Category Archives: Part Five: Narrative and Illustration

Exercise 4: Rain

For this exercise we had to imagine a magazine cover on one subject: rain. The aim was to produce one single, strong, attractive photograph that leaves no-one in doubt about the subject.
We have the whole cover space in which to place the image, which should be attractive, and preferably original.

This was not an ideal time to carry out the exercise – temperatures have reached the highest for the year, and skies are clear blue. Deciding against waiting for a downpour, I’ve instead used an image which suggests rain, which becomes stronger with the associated text.

My initial thoughts always visualised scenes looking out at the rain, but this seemed to place the focus on other elements, with the rain becoming secondary to the image.
By considering other viewpoints and focal distances, the concept of producing an image with a much narrower focus evolved.

Having researched magazine layout styles and how images were incorporated, I wanted the final look to have fairly clean edges which would act as the backdrop to supporting text.
Placement of the finished image was therefore crucial if the cover was going to look balanced, and have impact.

The image was produced by using a paint tray filled with water. Two coloured gels were used to reflect the required colour. A water dropper was placed above the tray, which was followed by trial and error to achieve the desired effect.

The final image was then positioned with enough room for the main body of text, and a clear area of colour at both header and footer sections for the remaining text.
I’ve tried to include just enough text to balance the image, but have stopped short of creating any more due to limited illustrator software. I felt more text would start to turn the cover into ‘a dog’s breakfast’, to quote a quaint turn of phrase.

The final result is shown below;


Although I’m pleased with the cover image, the font style could still benefit from a re-visit, but general placement and balance seem to work well.
The aim was to produce one single, strong, attractive photograph that leaves no-one in doubt about the subject, which I feel has been achieved in conjunction with the text.



Exercise 3: Juxtapositon

Continuing with narrative and illustration, this exercise called for an image showing a still life approach, someone with a possession, or the results of their work or hobby.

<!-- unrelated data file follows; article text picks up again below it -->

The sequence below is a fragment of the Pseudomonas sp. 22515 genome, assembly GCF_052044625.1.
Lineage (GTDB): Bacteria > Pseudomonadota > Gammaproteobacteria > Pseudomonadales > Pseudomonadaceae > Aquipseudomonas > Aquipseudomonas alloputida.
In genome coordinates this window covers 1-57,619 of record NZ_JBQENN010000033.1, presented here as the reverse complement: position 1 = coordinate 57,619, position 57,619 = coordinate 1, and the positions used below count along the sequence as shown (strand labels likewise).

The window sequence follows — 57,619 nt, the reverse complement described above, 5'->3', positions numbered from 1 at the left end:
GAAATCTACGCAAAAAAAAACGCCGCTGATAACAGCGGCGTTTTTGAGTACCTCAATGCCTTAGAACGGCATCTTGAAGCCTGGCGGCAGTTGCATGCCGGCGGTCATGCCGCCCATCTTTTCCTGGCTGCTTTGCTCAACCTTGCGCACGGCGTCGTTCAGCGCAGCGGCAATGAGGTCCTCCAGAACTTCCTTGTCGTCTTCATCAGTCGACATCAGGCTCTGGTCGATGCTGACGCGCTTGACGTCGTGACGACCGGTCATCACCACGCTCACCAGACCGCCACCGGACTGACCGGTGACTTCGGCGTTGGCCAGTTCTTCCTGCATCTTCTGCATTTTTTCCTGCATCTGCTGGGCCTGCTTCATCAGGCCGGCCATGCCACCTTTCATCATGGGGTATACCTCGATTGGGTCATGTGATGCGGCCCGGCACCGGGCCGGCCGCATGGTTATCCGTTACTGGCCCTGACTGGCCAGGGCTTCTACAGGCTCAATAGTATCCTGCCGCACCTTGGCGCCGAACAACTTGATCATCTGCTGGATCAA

The aim was to show juxtaposition, defined as ‘the fact of two things being seen or placed close together with contrasting effect‘. The idea was to be portrayed in one image.

I’ve chosen a book called the ‘Time Traveler’s Wife‘ by Audrey Niffenegger, with the current cover shown below.

The story revolves around a couple who met when Clare was aged 6 and Henry was thirty-six,  who married when Clare was twenty-two, and Henry was thirty. Henry suffers from a rare condition where his genetic clock periodically resets and he finds himself pulled suddenly into the past or future.

My intent was to use two items which highlighted the difference in age, whilst trying to retain the slightly vintage look of the original image. I also wanted to retain a similar depth of field and overall tonal range.

The chess set was selected as it’s not a game ordinarily associated with a younger age group. My next task was to find something related to a female child which could be incorporated with the chess set, rather than being set apart from it.

I tried using various toy figures but they were too close in colour scale and size to the chess pieces, which is where the idea of using the duck came from.
It is bright enough to be the main focal point in the image and larger than the chess pieces, and also manages to convey the child oriented message.

The image was taken on a Fuji XF1, and has been reduced in resolution for web purposes.
In post processing, using Photoshop CS6, a ‘cross process’ curve was applied to increase the vintage look, and background contrast.
The final result is shown below;

1/210 f/1.8 ISO 200

1/210th f/1.8 ISO 200

This is the first image I’ve taken where the placement of text also had to be considered.
This did take longer in the initial stages as the brain had to do a mental shift to include this element, but I’m pleased with the overall result.

I think that the two elements contrast well and show juxtaposition to good effect, without being too obscure. The image, because of its two opposing elements create enough intrigue for the viewer to want to look closer at the book.
The exercise has also been useful when considering future images where such a concept is required.


Audrey Niffenegger, The Time Traveler’s Wife, Vintage, London, UK, 2005

Exercise 2: Evidence of action

In this exercise continuing with narrative and illustration, we were required to produce one photograph in which it can be seen that something has happened.

I initially considered solid objects which naturally come to mind due to their ease of use and handling. The concept seemed easier to convey, but course notes also referred to abstract ideas and concepts.

With this in mind I’ve used two subjects, one which contains text, and the other to suggest the absence of something linked to the former.

A macro lens in conjunction with a Canon 5D has been used to create the desired overall angle and depth of field. The image has been reduced in resolution for web purposes, and is shown below;

1/10th f/3.5 ISO 100

1/10th f/3.5 ISO 100

The intent was to show just enough of the death certificate to convey what had happened, and throwing the ring box out of focus to show what it was, without it being the main focal point.
I decided not to use a tripod even though the shutter speed was very low, as I did not want clarity in too much of the text.